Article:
Or you could try this "method of preparing barbecued poultry such as turkey which closely simulates barbecued pork", patented in the early 70s and now free for all to follow in handy flow-chart form...
Wired UK is running a Christmas Pop-Up shop in London's Regent Street from Nov 29-Dec 5, in the Quadrant Arcade by Picadilly. I'm delighted to note that MakieLab, the 3D printed toy company my wife co-founded, will have a store within the Wired shop, where you'll be able to buy Makie Dolls and accessories, or create custom dolls.
J. Kenji Lopez-Alt, the chief creative officer at the Serious Eats Blog, is a mad kitchen-science genius. Here at BoingBoing, we've posted about his past experiments demonstrating that there's no reason to waste money on expensive cleavers; that foie gras isn't necessarily evil; and that McDonald's hamburgers will, in fact, rot (under the right conditions).
Now, just in time for your Thanksgiving planning, Lopez-Alt puts turkey brining to the test, running a series of trials comparing the meat-moistening results of various brining solutions, dry salt rub, tap water, and a plain control turkey breast. His conclusion: Don't bother with the brine. Not because it doesn't work — brined turkey does produce nice, moist meat. But because it also produces meat that's kind of soggy. You'll get nearly as good results, without the texture problems, out of dry salt.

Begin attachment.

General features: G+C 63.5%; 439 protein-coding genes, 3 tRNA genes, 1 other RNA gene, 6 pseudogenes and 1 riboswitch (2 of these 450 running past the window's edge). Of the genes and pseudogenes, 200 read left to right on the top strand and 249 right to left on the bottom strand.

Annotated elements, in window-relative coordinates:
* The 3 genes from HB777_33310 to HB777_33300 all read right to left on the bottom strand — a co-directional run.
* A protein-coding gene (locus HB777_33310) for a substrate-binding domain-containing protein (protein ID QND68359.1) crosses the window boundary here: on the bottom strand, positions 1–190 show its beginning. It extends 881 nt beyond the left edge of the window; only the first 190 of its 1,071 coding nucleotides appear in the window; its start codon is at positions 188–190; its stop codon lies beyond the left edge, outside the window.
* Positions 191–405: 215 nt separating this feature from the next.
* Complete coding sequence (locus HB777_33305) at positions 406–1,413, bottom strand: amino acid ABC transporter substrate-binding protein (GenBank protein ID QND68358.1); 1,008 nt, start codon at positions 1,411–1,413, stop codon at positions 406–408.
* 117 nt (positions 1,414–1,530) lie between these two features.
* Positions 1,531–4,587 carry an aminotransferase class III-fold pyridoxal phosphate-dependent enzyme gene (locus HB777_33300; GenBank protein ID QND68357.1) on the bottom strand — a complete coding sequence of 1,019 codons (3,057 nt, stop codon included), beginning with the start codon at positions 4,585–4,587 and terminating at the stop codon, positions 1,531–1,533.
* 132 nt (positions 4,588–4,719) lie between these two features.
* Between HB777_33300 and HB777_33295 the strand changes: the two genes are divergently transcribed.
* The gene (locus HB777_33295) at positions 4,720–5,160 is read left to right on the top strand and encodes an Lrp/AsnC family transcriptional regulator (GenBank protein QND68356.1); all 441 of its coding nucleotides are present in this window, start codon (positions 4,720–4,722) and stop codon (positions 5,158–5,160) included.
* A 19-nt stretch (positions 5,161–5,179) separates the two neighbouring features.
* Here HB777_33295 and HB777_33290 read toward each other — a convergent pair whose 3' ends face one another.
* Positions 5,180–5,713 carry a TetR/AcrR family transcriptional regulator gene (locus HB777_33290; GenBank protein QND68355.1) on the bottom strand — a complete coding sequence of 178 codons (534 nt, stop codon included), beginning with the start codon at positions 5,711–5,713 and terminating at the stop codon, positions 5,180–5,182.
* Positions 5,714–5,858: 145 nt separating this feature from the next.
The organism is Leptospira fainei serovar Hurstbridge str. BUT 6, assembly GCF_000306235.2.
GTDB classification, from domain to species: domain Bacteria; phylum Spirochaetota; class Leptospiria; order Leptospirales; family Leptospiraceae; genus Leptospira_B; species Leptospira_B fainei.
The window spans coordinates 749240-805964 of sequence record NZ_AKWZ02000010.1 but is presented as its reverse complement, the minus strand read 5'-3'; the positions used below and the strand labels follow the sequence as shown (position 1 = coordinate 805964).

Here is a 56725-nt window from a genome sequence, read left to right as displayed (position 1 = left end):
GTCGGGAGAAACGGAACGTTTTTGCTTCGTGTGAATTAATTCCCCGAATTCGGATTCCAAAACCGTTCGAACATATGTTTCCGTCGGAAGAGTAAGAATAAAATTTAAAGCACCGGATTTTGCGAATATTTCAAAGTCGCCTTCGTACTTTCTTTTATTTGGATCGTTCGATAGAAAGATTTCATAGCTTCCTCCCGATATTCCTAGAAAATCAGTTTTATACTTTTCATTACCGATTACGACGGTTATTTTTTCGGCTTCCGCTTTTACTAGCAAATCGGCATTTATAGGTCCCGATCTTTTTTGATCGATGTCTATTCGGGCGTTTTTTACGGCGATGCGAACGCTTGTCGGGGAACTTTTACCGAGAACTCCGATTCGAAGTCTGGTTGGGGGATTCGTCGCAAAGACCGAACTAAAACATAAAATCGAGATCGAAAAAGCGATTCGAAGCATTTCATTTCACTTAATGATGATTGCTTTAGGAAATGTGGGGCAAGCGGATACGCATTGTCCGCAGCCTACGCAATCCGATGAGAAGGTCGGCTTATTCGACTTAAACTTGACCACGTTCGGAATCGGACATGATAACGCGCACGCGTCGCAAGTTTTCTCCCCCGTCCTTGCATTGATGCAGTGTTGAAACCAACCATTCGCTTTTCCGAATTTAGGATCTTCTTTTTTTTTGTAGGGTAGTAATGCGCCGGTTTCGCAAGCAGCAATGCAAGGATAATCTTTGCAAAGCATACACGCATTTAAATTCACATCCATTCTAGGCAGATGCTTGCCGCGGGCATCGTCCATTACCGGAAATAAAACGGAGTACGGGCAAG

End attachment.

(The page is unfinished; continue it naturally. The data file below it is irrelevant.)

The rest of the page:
I particularly enjoyed this part, where Lopez-Alt explains why the results of brining with water aren't any different from the results of brining with broth.
There are two principles at work here. The first is that to the naked eye, broth is a pure liquid, in reality, broth consists of water with a vast array of dissolved solids in it that contribute to its flavor. Most of these flavorful molecules are organic compounds that are relatively large in size—on a molecular scale, that is—while salt molecules are quite small. So while salt can easily pass across the semi-permeable membranes that make up the cells in animal tissue, larger molecules cannot.
Additionally, there's an effect called salting out, which occurs in water-based solutions containing both proteins and salt. Think of a cup of broth as a college dance party populated with cheerleaders (the water, let's call them the Pi Delta Pis), nerds (the proteins, we'll refer to them as the Lamba Lambda Lambdas), and jocks (the salt, obviously the Alpha Betas). Now, at a completely jock-free party, the nerds actually have a shot at the cheerleaders, and end up co-mingling, forming a homogenous mix. Open up the gymnasium doors, and a few of those cheerleaders will leave the party, taking a few nerds along for the ride. Unfortunately, those gymnasium doors are locked shut, and the only folks strong enough to open them are the jocks. So what happens when you let some jocks into that party?
Is it too early to talk about how much I like these? I hope not.
Please note these are not actual bacteria, but watercolor paintings sealed in resin inside real petri dishes.
Henry Kaiser is kind of our man on the inside in Antarctica. He works there every year as a film maker, turning science into movies. He sent this awesome Halloween greeting from underneath the sea ice.
Bonus: He also sent us a video taken at the same spot — only this has 100% fewer wacky masks and 100% more sea anemones.
Read the rest